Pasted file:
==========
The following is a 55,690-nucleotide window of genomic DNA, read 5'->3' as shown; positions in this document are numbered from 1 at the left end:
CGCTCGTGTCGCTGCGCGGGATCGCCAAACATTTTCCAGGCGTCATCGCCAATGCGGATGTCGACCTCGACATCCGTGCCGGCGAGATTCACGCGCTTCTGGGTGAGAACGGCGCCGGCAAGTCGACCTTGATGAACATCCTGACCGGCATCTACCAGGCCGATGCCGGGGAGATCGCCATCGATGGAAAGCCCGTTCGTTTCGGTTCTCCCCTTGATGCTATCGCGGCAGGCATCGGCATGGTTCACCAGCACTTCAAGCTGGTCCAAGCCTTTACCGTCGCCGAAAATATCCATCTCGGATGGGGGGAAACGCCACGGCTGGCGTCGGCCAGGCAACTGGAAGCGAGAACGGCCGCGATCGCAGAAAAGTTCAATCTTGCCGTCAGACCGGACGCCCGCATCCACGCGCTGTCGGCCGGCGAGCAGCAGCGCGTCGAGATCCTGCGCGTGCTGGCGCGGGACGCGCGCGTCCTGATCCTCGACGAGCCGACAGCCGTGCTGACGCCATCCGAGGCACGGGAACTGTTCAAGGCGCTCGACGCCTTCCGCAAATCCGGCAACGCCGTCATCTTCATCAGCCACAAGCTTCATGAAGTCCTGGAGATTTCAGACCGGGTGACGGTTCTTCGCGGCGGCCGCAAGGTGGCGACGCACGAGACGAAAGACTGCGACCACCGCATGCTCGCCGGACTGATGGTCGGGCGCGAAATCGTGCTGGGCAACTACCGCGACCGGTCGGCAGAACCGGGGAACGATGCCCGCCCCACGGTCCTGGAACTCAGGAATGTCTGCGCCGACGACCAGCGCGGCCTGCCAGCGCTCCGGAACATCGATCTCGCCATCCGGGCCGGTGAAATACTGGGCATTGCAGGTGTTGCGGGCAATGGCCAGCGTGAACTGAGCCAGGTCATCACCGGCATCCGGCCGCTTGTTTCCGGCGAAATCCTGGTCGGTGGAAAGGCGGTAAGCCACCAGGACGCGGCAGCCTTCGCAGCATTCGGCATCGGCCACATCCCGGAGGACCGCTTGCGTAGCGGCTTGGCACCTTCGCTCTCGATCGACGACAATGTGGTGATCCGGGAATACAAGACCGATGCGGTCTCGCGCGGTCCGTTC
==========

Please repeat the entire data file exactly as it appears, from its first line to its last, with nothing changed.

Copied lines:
The following is a 55,690-nucleotide window of genomic DNA, read 5'->3' as shown; positions in this document are numbered from 1 at the left end:
CGCTCGTGTCGCTGCGCGGGATCGCCAAACATTTTCCAGGCGTCATCGCCAATGCGGATGTCGACCTCGACATCCGTGCCGGCGAGATTCACGCGCTTCTGGGTGAGAACGGCGCCGGCAAGTCGACCTTGATGAACATCCTGACCGGCATCTACCAGGCCGATGCCGGGGAGATCGCCATCGATGGAAAGCCCGTTCGTTTCGGTTCTCCCCTTGATGCTATCGCGGCAGGCATCGGCATGGTTCACCAGCACTTCAAGCTGGTCCAAGCCTTTACCGTCGCCGAAAATATCCATCTCGGATGGGGGGAAACGCCACGGCTGGCGTCGGCCAGGCAACTGGAAGCGAGAACGGCCGCGATCGCAGAAAAGTTCAATCTTGCCGTCAGACCGGACGCCCGCATCCACGCGCTGTCGGCCGGCGAGCAGCAGCGCGTCGAGATCCTGCGCGTGCTGGCGCGGGACGCGCGCGTCCTGATCCTCGACGAGCCGACAGCCGTGCTGACGCCATCCGAGGCACGGGAACTGTTCAAGGCGCTCGACGCCTTCCGCAAATCCGGCAACGCCGTCATCTTCATCAGCCACAAGCTTCATGAAGTCCTGGAGATTTCAGACCGGGTGACGGTTCTTCGCGGCGGCCGCAAGGTGGCGACGCACGAGACGAAAGACTGCGACCACCGCATGCTCGCCGGACTGATGGTCGGGCGCGAAATCGTGCTGGGCAACTACCGCGACCGGTCGGCAGAACCGGGGAACGATGCCCGCCCCACGGTCCTGGAACTCAGGAATGTCTGCGCCGACGACCAGCGCGGCCTGCCAGCGCTCCGGAACATCGATCTCGCCATCCGGGCCGGTGAAATACTGGGCATTGCAGGTGTTGCGGGCAATGGCCAGCGTGAACTGAGCCAGGTCATCACCGGCATCCGGCCGCTTGTTTCCGGCGAAATCCTGGTCGGTGGAAAGGCGGTAAGCCACCAGGACGCGGCAGCCTTCGCAGCATTCGGCATCGGCCACATCCCGGAGGACCGCTTGCGTAGCGGCTTGGCACCTTCGCTCTCGATCGACGACAATGTGGTGATCCGGGAATACAAGACCGATGCGGTCTCGCGCGGTCCGTTC